How to Inspire Customer Loyalty Through Discounts and Rebates


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Customer loyalty is imperative if you want your business to succeed. The cost of retaining a customer is 6 to 7 times lower than the cost of acquiring a new one, depending on your industry. The trouble is, inspiring loyalty through solid service alone sometimes isn’t enough to keep your customers coming back.

If you want to see better results—that is, higher customer retention and satisfaction—consider using a discount and rebate plan to achieve them.

Why Discounts and Rebates Work

Why are discounts and rebates so effective at securing customer loyalty?

The average customer’s loyalty is the product of both emotion and logic; they need to feel some kind of bond to your brand, almost the way they would a friend, and they need to feel like their loyalty is worth it. On the emotional side of things, discounts can be a display of appreciation and value for your customers, proving that you want to provide better service to your customers. On the logical side, your lower prices will seem more appealing, persuading more customers to keep returning to your store.

Ideas for Launching Your Next Program

So what steps should you take to maximize the value of your discount program?

  • Reward repeat customers. First, make sure you’re rewarding your most loyal customers by offering better rewards to customers who have been with you longer. For example, King Price Insurance offers gradually unfolding discounts to its customers, with premiums decreasing the longer you’ve been a customer. This makes it harder for your existing customers to abandon you, and serves as a bigger enticement for new customers to keep coming back.
  • Pick the right rewards. Not all customers are motivated by the same types of rewards. Amazon customers, for example, tend to order lots of products online, so they’re highly motivated by the fast, free shipping perks associated with Amazon Prime. If your customers care more about product quality, they may appreciate a free gift, or a direct product discount instead. Use market research to determine what type of reward your customers want most, and give it to them.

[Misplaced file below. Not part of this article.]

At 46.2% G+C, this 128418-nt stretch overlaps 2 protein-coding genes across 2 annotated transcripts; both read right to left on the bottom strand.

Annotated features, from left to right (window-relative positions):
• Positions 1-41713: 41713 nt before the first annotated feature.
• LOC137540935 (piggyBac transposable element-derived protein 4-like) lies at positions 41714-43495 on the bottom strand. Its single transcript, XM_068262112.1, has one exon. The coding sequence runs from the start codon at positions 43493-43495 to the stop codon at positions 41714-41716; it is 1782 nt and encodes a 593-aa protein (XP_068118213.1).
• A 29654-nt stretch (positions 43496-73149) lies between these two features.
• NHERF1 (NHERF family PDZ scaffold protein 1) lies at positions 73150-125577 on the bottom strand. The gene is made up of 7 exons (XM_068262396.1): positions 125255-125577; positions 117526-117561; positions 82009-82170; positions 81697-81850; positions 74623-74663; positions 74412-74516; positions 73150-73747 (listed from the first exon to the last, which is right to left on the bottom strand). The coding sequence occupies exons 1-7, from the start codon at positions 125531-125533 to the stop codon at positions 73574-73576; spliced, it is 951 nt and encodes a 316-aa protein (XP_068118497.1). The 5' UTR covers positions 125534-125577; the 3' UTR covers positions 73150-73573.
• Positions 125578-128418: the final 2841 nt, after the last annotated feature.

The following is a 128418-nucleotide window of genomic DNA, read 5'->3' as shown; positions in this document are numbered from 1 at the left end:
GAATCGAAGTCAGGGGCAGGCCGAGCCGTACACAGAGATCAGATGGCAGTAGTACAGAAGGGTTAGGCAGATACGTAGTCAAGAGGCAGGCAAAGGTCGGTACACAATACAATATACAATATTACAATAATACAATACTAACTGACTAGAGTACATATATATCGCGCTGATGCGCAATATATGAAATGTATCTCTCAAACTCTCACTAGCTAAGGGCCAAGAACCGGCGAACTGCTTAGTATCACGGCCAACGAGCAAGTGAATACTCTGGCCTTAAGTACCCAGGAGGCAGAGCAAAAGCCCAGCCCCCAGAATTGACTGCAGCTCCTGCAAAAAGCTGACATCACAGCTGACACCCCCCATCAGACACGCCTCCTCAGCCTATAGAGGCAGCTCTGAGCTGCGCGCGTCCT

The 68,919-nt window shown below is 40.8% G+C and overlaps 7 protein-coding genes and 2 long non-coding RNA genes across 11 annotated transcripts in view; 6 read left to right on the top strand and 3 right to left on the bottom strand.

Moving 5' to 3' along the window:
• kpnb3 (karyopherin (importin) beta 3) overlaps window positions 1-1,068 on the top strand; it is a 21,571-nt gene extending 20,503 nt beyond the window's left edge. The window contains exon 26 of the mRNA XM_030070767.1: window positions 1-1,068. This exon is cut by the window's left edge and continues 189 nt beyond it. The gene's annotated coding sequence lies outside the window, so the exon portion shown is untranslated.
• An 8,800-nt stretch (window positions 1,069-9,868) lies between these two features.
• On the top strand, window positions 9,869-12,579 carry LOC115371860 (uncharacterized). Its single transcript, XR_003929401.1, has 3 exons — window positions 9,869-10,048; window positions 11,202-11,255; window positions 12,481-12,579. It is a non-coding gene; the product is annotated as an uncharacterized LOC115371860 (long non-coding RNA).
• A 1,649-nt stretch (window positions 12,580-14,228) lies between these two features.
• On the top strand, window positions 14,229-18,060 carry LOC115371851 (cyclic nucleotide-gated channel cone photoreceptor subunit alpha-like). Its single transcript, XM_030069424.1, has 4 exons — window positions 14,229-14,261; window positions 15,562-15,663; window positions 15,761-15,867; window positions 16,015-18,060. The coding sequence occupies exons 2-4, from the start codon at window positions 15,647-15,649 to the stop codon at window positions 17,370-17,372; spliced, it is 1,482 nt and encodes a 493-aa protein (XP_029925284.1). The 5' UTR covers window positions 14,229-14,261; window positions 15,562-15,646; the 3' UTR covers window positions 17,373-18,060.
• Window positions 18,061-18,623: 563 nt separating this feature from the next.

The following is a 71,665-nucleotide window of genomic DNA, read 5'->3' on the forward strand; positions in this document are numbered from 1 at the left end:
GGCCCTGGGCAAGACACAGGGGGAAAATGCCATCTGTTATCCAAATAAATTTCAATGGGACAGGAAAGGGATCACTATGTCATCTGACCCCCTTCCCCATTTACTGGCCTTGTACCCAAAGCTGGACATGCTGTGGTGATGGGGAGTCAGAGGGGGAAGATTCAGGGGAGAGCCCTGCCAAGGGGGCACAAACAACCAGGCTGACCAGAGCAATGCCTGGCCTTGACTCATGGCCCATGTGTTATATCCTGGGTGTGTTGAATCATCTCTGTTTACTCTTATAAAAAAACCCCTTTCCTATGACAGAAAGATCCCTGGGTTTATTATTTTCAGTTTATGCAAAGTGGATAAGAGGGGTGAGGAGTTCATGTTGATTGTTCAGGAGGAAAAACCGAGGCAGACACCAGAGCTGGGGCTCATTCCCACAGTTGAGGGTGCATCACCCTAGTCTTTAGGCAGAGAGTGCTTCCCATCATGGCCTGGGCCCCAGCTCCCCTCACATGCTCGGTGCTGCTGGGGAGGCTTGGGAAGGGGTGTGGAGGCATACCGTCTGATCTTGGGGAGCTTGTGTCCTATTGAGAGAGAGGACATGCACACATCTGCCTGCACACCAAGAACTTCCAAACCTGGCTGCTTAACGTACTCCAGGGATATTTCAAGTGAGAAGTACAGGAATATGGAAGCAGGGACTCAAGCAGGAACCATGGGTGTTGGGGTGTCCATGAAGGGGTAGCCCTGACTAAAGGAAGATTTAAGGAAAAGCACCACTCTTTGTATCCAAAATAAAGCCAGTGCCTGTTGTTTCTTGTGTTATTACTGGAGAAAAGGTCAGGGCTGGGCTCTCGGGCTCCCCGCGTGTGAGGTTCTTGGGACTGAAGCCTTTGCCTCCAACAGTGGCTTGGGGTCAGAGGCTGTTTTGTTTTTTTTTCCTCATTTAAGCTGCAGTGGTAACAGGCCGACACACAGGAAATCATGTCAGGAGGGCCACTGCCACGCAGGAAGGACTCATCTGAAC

• Offer channel-specific deals. Don’t remain content offering just one type of incentive through one type of channel; instead, offer multiple channel-specific deals. For example, you might have an exclusive discount for your email newsletter subscribers, and a promo code that can only be used by your social media followers. This will make each segment of your audience feel like they’re getting an exclusive deal, while ensuring that all your customers get some kind of benefit.
  • Include a social element. You can increase the effectiveness of your program by including some kind of social element; make your customers share deals with their friends and family members, and your rewards will reach even more customers. Beauty brand Tarte has become known for it, with its “<3 rewards,” which prompt its customers to share content on social media and use emails to refer their contacts to the brand.
  • Capitalize on missed opportunities. Finally, try to use incentives to capitalize on missed opportunities, such as customers who are dissatisfied with their previous brand interactions, or people who have abandoned their cart. These customers are disproportionately likely to abandon your brand, so they represent the most vulnerable segment of your audience; make sure you give them a special deal to bring them back into the fray.

Downsides to Consider

However, there are a few downsides to a discount-focused customer loyalty program you’ll need to keep in mind:

  • Margins and profitability. Obviously, if you offer your products for a lower cost, or if you give your products away for free, your profitability and margins are going to plummet. Depending on how extreme your offers are, this could present a problem long-term.
  • Lower sales at peak prices. If your customers are used to seeing heavily discounted prices, or if they know they can always get your products when they’re on sale, they’ll be less willing to pay for full price. This can make it harder to acquire new customers or make money without discounts.
  • Prioritization of price-driven consumers. These types of rewards also work best for price-driven customers, who care less about brand bonds and more about the prices they can get. Accordingly, they may be more likely to leave you for a competitor if they can get a better deal there.

If you can compensate for these disadvantages while increasing the reach and effectiveness of your customer loyalty program, you’ll greatly increase your customer retention—as well as your brand reputation. It may take some time and experimentation to find the right combination of deals and marketing, but once you find it, it will pay dividends for as long as you use it.

Larry Alton
Larry Alton is an independent business consultant specializing in social media trends, business, and entrepreneurship. Follow him on Twitter and LinkedIn.


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